When guitarists talk tremolo or vibrato, you can bet the magnificent Magnatone amps will find their way into the conversation. The watery, warbling “true vibrato” that the larger Magnatones are capable of producing is never forgotten by players fortunate enough to have experienced it.
In searching to expand the Magnatone legend, the subject is likely to come around to artists who used these amps, and the pool is surprisingly small. Some might mention Lonnie Mack’s formative work, which deserves credit even if a relatively small percentage of the listening public has heard his playing. And we have to stop in on Bo Diddley, who certainly moved through countless amps over the years but undoubtedly used some Magnatones early on. But inevitably, we turn to the more populist Buddy Holly, who, following a range of Fender tweed amps, became a notable fan of Magnatone. So how cool is it to have the opportunity to check out Buddy Holly’s very own ’58 Magnatone Custom 280? Unfathomably cool, one might propose!
And how do we know this was Buddy Holly’s own amp? Well, because Buddy told us so – by sticking his name and the date of acquisition right there on the front in gold Dymo lettering tape, and by signing and dating the inside of the cabinet! That, and because Gruhn Guitars, which recently sold this amp, has Holly’s ownership thoroughly documented. Oh, and of course it was displayed at the Rock and Roll Hall of Fame for a time and has been authenticated by the curator of that museum.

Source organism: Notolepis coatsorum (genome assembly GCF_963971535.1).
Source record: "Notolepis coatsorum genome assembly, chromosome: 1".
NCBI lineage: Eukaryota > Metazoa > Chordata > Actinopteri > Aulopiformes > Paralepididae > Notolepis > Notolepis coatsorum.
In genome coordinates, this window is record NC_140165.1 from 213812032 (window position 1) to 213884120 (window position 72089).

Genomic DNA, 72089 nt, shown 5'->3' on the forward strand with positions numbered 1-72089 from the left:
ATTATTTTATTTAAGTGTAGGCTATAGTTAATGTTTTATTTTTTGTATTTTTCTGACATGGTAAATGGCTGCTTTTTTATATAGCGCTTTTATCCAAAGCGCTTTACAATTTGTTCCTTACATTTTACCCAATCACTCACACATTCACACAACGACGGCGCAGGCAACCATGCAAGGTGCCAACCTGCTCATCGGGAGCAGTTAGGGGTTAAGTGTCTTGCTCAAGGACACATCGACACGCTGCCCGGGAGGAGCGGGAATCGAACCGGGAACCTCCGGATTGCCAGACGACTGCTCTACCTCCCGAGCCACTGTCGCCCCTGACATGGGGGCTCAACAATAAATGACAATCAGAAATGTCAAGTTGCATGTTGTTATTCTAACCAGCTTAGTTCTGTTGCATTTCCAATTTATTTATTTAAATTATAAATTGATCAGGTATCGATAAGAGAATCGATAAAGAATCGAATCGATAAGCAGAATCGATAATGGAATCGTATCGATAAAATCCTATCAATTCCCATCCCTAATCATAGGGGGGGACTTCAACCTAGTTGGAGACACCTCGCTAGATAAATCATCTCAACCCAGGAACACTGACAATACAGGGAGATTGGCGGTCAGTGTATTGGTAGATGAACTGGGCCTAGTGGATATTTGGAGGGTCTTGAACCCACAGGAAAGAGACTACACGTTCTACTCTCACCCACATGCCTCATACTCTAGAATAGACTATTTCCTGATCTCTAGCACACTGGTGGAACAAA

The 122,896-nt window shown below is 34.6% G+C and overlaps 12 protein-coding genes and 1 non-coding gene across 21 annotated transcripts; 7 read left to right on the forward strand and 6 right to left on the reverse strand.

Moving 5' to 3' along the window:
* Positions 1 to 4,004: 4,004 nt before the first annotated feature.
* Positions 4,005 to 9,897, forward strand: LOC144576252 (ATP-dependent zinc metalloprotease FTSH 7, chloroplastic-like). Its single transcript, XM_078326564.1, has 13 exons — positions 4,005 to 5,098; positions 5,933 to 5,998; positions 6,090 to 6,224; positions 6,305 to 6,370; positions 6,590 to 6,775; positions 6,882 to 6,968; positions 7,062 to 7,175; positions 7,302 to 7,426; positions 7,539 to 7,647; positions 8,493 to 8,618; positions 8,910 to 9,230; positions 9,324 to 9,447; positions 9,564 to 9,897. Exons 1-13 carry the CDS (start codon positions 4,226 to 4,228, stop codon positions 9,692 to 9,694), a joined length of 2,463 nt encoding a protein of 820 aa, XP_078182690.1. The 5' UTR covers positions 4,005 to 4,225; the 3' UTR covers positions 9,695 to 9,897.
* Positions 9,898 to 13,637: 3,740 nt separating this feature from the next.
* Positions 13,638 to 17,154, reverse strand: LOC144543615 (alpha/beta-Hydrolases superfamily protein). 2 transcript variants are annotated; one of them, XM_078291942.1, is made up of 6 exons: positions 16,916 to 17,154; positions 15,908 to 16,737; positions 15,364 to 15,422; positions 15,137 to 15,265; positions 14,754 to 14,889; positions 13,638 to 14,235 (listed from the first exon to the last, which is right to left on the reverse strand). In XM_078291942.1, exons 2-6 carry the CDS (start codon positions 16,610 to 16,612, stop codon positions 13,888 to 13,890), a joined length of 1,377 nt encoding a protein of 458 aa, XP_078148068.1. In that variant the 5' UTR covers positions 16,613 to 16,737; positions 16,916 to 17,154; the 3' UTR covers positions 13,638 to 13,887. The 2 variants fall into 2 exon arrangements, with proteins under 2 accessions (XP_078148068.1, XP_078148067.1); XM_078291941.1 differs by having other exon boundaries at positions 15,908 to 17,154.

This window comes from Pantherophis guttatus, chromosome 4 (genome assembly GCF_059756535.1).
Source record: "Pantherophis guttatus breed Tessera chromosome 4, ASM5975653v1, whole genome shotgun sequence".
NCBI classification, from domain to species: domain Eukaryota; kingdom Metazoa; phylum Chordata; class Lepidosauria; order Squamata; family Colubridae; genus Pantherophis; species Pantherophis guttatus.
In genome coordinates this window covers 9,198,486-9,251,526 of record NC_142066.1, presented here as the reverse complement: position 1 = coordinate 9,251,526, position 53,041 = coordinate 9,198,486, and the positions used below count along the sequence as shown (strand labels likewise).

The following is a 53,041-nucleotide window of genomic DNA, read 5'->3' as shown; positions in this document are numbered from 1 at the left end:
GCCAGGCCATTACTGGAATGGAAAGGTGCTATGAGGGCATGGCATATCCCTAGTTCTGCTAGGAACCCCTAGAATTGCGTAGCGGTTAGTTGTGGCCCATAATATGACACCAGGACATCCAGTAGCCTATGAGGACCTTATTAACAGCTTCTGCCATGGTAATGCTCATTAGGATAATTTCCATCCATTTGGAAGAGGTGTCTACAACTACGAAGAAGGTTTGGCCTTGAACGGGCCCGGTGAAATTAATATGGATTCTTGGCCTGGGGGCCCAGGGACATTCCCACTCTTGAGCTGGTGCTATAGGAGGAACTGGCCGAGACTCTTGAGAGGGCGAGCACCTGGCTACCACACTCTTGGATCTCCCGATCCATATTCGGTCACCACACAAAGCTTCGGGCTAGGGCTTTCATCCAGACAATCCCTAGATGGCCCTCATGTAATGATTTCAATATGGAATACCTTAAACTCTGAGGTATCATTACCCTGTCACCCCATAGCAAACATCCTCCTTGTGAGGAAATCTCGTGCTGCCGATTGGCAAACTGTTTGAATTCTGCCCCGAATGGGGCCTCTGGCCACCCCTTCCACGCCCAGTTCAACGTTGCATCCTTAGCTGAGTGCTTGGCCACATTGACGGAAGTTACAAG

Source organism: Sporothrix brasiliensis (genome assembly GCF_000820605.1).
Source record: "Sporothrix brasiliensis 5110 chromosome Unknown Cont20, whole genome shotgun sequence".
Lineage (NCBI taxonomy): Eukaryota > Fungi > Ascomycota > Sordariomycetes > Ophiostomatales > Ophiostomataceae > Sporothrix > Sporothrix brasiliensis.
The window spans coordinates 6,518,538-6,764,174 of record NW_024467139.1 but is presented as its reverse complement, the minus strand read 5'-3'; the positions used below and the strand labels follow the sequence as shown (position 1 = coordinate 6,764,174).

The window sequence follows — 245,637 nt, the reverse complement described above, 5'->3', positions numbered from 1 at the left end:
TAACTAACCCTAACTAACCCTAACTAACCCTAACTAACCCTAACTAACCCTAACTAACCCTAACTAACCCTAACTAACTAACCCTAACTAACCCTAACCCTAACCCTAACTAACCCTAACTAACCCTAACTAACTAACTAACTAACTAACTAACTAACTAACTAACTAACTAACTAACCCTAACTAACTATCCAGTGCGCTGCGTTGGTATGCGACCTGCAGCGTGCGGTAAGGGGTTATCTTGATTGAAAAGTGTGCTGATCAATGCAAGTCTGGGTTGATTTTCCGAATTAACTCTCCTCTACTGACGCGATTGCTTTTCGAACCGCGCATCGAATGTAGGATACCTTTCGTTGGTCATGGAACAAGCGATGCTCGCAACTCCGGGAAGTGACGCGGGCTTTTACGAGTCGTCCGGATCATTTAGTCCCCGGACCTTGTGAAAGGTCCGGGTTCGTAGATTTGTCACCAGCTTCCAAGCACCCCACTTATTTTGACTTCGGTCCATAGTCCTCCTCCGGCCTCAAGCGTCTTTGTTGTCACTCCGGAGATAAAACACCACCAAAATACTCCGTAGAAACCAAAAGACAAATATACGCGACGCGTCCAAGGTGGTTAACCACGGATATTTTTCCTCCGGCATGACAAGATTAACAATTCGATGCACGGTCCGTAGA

Readers will likely note the surprisingly good condition of this amp, and be interested to learn that it was Holly’s “home amp,” kept in the apartment that he and wife, Maria Elena Holly, shared in New York City after being purchased from Manny’s there in the city in September, 1958, just half a year before his death in February of ’59. It was used to record several vibrato-heavy demos (notably “Peggy Sue Got Married”), and even the scratch tracks for many of his final studio cuts, while another amp was taken out on the road. No studio recordings of this amp were released before his death, but original takes featuring the Magnatone were uncovered for the mixes of posthumous releases such as “Love Is Strange,” “Smokey Joe’s Café,” and “Slippin’ And Slidin’” from MCA’s The Complete Buddy Holly.
A letter written by Holly’s sister, Patricia Holley Kaiter (“Buddy’s” birth name was Charles Hardin Holley, with the extra “e”), and provided with the recent sale of the amp, indicates that she “sold the Magnatone Custom 280 ‘Stereo Vibrato’ amplifier to Emmylou Harris on November 8, 1988…” to be given as a birthday gift to Paul Kennerly, Harris’ husband at the time. Rather oddly, the letter goes on to say that the amp “is one that Buddy used in his earlier years” and had been in the Holley family until that time. Holly used Fender amps earlier in his career, and the Magnatone clearly dates from ’58, so this might merely be some confusion on her part, or a trick played on the memory by the haze of 30 years. Either way, this is one incomparable slice of rock-and-roll history, though even your bog-standard, no-name-ownership Magnatone Custom 280 is a pretty rare amp, and an acquisition worth cooing over.